Calendula harvest

DSC04875

As an herb lover, it’s always hard to pick a favorite.  Mine varies from week to week, but during the spring and early summer months, it has to be calendula.  I would hate to live without calendula.  First of all, they are just absolutely beautiful.  Available in cream, through yellows, apricots, deep orange, and bi-colors, they also range in height from 8″ to 24″ and come in singles and doubles.   Calendulas are annuals, although they often self-seed.  They prefer cool weather, and as the heat of summer arrives, the flowers become smaller and fade more quickly.  If you look at the yellow flower on the very bottom left, you’ll notice that it is starting to fade.  There are a couple of orange ones closer to the center and center right that are fading, too.  That’s when I harvest them, when a few petals begin to shrink.  First pull the petals free, and then snip the head from the plant’s stem.  Snipping off the head helps the plant use its energy to produce more flowers. I drop the petals into this handy drying trug, or spread them on screens (keeping them out of direct sunlight in a dry, airy location) until they are totally dry.

Calendula petals drying  Then I store them in an airtight jar like this one  Calendula jars compressedon the right.  The dried petals can be added to tea for sore throats, added to homemade soap, stirred into sugar cookie or scone batters, or any number of projects or recipes.

Often, I simply take a jar out to the potager and fill it with plucked petals.  When it is full, I add enough olive oil or sweet almond oil to cover and store it in a dark place for at least a week.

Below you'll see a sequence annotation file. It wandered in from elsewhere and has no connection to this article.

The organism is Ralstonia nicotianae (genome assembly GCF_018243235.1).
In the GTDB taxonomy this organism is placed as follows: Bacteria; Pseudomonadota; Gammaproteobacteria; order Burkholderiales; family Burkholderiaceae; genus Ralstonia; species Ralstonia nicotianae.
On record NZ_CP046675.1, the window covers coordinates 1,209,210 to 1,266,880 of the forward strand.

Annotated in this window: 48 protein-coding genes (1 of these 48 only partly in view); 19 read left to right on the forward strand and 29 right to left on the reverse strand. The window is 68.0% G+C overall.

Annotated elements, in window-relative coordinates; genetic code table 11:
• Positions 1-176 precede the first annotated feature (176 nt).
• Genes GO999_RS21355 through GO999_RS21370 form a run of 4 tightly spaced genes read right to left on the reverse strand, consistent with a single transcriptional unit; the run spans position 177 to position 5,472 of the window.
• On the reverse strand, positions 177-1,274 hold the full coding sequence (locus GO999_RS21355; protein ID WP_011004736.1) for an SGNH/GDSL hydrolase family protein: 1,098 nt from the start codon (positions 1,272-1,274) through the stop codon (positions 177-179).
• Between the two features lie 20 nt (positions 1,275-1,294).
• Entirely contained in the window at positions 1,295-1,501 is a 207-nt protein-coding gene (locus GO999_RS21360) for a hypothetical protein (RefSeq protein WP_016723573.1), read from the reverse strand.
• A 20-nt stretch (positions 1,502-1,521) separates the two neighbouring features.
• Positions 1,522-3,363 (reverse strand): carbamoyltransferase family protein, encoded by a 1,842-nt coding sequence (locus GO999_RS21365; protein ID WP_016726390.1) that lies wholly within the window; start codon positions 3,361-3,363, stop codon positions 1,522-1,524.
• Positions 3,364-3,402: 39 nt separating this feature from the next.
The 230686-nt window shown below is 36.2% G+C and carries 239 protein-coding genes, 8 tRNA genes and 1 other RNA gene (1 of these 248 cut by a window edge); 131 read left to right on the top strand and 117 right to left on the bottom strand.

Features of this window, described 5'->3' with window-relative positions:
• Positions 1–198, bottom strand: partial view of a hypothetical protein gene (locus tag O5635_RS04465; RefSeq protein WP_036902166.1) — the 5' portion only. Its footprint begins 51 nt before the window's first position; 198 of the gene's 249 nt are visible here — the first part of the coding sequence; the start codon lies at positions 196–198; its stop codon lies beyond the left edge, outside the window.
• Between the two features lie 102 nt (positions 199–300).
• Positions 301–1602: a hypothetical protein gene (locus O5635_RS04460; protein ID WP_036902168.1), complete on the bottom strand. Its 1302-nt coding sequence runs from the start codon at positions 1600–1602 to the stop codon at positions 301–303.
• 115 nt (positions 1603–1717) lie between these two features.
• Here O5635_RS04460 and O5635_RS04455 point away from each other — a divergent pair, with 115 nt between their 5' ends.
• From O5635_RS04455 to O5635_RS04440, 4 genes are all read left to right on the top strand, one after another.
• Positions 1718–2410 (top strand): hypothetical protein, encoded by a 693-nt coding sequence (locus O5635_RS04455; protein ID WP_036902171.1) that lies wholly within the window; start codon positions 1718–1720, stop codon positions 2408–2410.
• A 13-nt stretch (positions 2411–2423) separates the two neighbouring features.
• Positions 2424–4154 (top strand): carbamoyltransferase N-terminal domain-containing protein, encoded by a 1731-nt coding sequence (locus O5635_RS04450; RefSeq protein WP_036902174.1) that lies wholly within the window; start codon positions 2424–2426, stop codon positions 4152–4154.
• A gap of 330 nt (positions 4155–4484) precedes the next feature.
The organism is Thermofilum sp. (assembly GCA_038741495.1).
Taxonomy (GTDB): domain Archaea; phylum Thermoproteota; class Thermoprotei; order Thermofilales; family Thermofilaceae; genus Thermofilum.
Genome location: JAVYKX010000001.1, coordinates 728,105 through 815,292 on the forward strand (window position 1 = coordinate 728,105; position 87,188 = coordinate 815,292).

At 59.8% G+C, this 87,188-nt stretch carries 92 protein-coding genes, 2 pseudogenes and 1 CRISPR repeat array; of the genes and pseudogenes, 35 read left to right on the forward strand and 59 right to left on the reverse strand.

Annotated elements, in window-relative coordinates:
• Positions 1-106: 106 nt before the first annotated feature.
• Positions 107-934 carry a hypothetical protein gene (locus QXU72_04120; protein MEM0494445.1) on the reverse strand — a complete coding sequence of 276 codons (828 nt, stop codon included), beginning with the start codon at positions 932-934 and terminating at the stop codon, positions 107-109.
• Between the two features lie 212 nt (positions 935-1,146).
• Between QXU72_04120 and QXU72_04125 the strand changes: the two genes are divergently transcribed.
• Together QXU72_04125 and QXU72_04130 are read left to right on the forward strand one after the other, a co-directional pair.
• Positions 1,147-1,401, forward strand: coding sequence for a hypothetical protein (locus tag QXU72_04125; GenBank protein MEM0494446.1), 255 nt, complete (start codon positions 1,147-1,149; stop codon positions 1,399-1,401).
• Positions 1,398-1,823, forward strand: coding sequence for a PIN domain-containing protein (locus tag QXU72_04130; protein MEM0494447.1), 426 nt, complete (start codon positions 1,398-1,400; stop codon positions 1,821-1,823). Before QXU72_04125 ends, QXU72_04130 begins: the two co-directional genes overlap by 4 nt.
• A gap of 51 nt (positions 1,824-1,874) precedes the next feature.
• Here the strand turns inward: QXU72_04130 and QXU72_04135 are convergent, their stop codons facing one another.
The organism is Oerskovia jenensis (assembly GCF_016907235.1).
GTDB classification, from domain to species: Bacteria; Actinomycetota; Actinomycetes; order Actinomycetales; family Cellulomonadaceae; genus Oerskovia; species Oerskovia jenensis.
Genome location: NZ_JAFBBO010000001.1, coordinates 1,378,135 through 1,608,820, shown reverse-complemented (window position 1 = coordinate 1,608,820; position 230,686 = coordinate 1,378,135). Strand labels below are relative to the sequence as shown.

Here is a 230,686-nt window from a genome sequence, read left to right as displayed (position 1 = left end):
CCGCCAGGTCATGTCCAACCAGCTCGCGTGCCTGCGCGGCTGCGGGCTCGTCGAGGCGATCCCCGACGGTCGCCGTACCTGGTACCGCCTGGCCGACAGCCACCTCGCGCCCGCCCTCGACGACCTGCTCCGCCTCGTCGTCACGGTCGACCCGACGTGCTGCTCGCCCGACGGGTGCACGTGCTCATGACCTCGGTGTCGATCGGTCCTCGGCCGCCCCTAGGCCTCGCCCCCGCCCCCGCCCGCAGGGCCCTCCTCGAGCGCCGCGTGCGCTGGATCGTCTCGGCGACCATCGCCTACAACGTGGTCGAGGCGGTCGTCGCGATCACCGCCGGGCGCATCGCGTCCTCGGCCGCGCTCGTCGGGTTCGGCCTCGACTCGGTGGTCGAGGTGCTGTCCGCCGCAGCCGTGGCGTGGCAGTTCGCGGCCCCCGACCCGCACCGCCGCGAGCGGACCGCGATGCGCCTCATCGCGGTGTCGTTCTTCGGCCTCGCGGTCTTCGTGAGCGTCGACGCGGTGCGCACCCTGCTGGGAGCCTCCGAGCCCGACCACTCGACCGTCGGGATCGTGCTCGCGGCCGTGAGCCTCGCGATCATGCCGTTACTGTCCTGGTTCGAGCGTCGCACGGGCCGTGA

Calendula in oil compressed  Here’s the first jar of the season, but I’m making more.  You can see the second jar in the prior photo behind this first jar.  The oil can be applied as is to scratches, bug bites, scrapes, minor cuts, rashes, dry skin, and other skin ailments, or it can be the main ingredient in healing salves and lotions.

Right now, I have a monstrous case of chiggers, a gift from helping weed a neighbor’s garden.  From neck to knee I am covered with red spots (sorry, a photo would be just too embarassing!) which would be itching terribly if not for the liberal application of calendula salve.  So, obviously, right now calendula is definitely my favorite herb!  In fact, I think I’d better go pick some more petals!

Advertisements

About carolee

A former professional herb and lavender grower, now just growing for joy in my new potager. When I'm not in the garden, I'm in the kitchen, writing, or traveling to great gardens.
This entry was posted in harvest, herbs, Potager, preserving, Uncategorized and tagged , , , . Bookmark the permalink.

One Response to Calendula harvest

  1. Bonnie says:

    Have had terrible chigger bites this year also — from picking raspberries, brushing through the evergreens when mowing, and of course weeding. Didn’t know that calendula was so useful for this. will have to grow some next year, even though I need it now!!!

    Like

Leave a Reply

Fill in your details below or click an icon to log in:

WordPress.com Logo

You are commenting using your WordPress.com account. Log Out / Change )

Twitter picture

You are commenting using your Twitter account. Log Out / Change )

Facebook photo

You are commenting using your Facebook account. Log Out / Change )

Google+ photo

You are commenting using your Google+ account. Log Out / Change )

Connecting to %s